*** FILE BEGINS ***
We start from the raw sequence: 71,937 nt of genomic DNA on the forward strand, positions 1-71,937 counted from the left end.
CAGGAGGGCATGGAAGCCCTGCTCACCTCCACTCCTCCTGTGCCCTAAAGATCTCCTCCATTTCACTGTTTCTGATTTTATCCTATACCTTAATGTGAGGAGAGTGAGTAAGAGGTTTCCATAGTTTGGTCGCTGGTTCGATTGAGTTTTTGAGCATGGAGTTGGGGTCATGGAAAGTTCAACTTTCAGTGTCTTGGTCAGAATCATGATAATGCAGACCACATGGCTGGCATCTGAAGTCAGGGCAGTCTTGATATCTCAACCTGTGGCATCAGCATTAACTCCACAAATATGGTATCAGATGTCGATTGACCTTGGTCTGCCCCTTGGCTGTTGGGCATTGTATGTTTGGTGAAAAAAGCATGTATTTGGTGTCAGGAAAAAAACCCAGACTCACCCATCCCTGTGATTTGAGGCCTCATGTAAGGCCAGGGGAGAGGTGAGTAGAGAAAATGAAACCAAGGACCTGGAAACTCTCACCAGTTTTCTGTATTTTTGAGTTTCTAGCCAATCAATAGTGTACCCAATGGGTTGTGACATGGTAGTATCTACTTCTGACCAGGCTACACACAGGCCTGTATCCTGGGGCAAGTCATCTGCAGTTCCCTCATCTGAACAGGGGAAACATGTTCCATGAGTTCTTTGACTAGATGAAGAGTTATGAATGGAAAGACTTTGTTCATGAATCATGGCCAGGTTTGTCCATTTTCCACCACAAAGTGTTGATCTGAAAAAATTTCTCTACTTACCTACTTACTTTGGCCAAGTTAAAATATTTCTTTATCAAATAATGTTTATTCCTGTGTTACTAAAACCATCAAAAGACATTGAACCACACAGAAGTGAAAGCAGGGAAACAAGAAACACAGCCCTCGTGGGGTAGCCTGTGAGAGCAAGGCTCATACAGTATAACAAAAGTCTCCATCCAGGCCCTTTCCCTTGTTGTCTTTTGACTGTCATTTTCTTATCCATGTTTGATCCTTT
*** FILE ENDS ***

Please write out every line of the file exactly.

We start from the raw sequence: 71,937 nt of genomic DNA on the forward strand, positions 1-71,937 counted from the left end.
CAGGAGGGCATGGAAGCCCTGCTCACCTCCACTCCTCCTGTGCCCTAAAGATCTCCTCCATTTCACTGTTTCTGATTTTATCCTATACCTTAATGTGAGGAGAGTGAGTAAGAGGTTTCCATAGTTTGGTCGCTGGTTCGATTGAGTTTTTGAGCATGGAGTTGGGGTCATGGAAAGTTCAACTTTCAGTGTCTTGGTCAGAATCATGATAATGCAGACCACATGGCTGGCATCTGAAGTCAGGGCAGTCTTGATATCTCAACCTGTGGCATCAGCATTAACTCCACAAATATGGTATCAGATGTCGATTGACCTTGGTCTGCCCCTTGGCTGTTGGGCATTGTATGTTTGGTGAAAAAAGCATGTATTTGGTGTCAGGAAAAAAACCCAGACTCACCCATCCCTGTGATTTGAGGCCTCATGTAAGGCCAGGGGAGAGGTGAGTAGAGAAAATGAAACCAAGGACCTGGAAACTCTCACCAGTTTTCTGTATTTTTGAGTTTCTAGCCAATCAATAGTGTACCCAATGGGTTGTGACATGGTAGTATCTACTTCTGACCAGGCTACACACAGGCCTGTATCCTGGGGCAAGTCATCTGCAGTTCCCTCATCTGAACAGGGGAAACATGTTCCATGAGTTCTTTGACTAGATGAAGAGTTATGAATGGAAAGACTTTGTTCATGAATCATGGCCAGGTTTGTCCATTTTCCACCACAAAGTGTTGATCTGAAAAAATTTCTCTACTTACCTACTTACTTTGGCCAAGTTAAAATATTTCTTTATCAAATAATGTTTATTCCTGTGTTACTAAAACCATCAAAAGACATTGAACCACACAGAAGTGAAAGCAGGGAAACAAGAAACACAGCCCTCGTGGGGTAGCCTGTGAGAGCAAGGCTCATACAGTATAACAAAAGTCTCCATCCAGGCCCTTTCCCTTGTTGTCTTTTGACTGTCATTTTCTTATCCATGTTTGATCCTTT